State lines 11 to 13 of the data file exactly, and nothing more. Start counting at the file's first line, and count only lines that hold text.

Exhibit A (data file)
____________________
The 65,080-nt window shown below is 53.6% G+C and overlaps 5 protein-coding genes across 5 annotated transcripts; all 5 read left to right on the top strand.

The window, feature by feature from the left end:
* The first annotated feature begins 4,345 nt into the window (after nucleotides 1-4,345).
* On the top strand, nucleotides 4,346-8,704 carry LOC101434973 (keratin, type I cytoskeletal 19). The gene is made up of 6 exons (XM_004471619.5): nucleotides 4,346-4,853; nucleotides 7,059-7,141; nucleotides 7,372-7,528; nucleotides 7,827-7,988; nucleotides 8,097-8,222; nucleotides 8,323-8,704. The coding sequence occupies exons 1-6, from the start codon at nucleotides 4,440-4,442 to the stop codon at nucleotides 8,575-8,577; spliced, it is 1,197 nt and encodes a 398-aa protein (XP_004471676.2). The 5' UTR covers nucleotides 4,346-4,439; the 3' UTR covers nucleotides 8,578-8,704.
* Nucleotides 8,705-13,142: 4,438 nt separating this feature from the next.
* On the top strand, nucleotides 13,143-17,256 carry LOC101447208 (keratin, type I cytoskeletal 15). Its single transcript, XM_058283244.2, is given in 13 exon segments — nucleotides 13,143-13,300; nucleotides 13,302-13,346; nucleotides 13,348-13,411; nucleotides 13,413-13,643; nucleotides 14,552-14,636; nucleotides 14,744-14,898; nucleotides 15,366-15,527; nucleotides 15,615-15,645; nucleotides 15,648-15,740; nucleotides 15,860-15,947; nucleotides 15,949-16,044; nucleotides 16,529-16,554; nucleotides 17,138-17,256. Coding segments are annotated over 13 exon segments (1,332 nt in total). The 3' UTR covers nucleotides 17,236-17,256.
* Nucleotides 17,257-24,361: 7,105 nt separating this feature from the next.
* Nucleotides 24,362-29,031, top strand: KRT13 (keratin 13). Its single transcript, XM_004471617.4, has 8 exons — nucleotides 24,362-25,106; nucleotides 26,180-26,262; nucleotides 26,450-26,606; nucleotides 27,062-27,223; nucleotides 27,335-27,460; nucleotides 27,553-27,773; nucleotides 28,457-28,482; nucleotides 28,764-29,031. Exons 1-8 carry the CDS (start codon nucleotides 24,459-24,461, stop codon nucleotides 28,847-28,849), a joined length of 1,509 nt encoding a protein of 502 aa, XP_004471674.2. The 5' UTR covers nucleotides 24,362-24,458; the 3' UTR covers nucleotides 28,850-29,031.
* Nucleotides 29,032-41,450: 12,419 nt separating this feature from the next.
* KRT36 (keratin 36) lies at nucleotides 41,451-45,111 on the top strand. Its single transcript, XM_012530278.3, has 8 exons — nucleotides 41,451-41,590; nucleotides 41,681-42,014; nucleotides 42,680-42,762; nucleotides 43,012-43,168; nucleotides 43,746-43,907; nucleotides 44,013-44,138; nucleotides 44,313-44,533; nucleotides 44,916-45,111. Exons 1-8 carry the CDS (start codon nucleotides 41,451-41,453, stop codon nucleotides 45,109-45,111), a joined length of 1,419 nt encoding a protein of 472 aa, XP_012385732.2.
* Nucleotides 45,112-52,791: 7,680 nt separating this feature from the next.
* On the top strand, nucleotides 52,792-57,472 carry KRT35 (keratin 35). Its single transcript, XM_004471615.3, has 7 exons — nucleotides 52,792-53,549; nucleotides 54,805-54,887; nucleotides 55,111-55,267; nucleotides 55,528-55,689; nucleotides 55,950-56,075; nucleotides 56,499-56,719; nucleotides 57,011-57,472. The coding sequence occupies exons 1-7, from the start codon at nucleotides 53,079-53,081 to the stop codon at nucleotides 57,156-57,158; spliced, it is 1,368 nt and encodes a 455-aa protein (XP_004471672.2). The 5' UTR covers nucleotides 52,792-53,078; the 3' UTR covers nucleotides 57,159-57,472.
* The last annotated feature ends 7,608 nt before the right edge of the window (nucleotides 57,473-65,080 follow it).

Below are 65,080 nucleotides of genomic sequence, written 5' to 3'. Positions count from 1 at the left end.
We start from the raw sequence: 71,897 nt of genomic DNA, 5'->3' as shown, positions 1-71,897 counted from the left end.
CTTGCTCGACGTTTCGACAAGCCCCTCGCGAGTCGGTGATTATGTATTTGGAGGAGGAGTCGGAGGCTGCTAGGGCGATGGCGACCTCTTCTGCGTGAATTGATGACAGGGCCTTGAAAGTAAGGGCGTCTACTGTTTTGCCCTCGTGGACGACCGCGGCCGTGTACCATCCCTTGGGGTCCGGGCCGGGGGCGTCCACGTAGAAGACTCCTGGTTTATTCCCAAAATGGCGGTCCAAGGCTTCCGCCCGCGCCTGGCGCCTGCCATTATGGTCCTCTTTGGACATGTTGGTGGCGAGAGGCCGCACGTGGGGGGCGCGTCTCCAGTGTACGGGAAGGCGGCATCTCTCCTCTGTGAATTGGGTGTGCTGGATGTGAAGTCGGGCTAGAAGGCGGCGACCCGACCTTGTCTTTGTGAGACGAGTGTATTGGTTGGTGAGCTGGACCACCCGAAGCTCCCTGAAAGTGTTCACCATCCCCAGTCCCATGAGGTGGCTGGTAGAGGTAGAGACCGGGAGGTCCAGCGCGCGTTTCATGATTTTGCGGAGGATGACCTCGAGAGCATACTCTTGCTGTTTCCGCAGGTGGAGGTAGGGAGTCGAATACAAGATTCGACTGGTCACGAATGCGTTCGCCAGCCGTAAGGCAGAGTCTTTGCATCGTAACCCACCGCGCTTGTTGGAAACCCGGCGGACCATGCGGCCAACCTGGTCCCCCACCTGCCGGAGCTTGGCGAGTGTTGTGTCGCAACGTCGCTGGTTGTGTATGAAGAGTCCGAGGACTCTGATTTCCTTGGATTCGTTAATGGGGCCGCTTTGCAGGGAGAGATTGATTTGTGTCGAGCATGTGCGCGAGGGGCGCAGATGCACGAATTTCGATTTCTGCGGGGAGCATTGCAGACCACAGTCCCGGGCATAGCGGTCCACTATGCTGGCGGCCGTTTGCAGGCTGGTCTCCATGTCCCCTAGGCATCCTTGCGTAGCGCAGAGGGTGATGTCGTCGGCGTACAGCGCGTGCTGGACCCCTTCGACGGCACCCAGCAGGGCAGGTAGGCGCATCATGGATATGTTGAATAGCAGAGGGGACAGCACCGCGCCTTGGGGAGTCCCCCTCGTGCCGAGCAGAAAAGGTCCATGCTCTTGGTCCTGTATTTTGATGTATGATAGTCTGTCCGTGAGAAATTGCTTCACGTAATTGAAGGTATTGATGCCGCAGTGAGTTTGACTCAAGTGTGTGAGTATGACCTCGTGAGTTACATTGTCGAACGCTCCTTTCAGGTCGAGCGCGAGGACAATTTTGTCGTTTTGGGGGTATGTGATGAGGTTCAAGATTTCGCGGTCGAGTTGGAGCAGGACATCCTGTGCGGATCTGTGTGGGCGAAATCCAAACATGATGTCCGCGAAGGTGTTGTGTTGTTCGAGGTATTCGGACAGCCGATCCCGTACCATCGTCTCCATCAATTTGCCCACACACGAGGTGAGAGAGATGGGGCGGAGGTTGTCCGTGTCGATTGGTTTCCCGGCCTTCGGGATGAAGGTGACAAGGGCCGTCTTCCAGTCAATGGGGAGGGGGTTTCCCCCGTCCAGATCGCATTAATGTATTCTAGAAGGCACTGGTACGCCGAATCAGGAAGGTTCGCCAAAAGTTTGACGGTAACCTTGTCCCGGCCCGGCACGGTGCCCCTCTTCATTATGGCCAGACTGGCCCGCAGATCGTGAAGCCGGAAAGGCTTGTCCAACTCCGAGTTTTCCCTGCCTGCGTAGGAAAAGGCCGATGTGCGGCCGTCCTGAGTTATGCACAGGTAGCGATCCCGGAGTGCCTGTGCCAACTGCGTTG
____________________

* Nucleotides 45,112-52,791: 7,680 nt separating this feature from the next.
* On the top strand, nucleotides 52,792-57,472 carry KRT35 (keratin 35). Its single transcript, XM_004471615.3, has 7 exons — nucleotides 52,792-53,549; nucleotides 54,805-54,887; nucleotides 55,111-55,267; nucleotides 55,528-55,689; nucleotides 55,950-56,075; nucleotides 56,499-56,719; nucleotides 57,011-57,472. The coding sequence occupies exons 1-7, from the start codon at nucleotides 53,079-53,081 to the stop codon at nucleotides 57,156-57,158; spliced, it is 1,368 nt and encodes a 455-aa protein (XP_004471672.2). The 5' UTR covers nucleotides 52,792-53,078; the 3' UTR covers nucleotides 57,159-57,472.
* The last annotated feature ends 7,608 nt before the right edge of the window (nucleotides 57,473-65,080 follow it).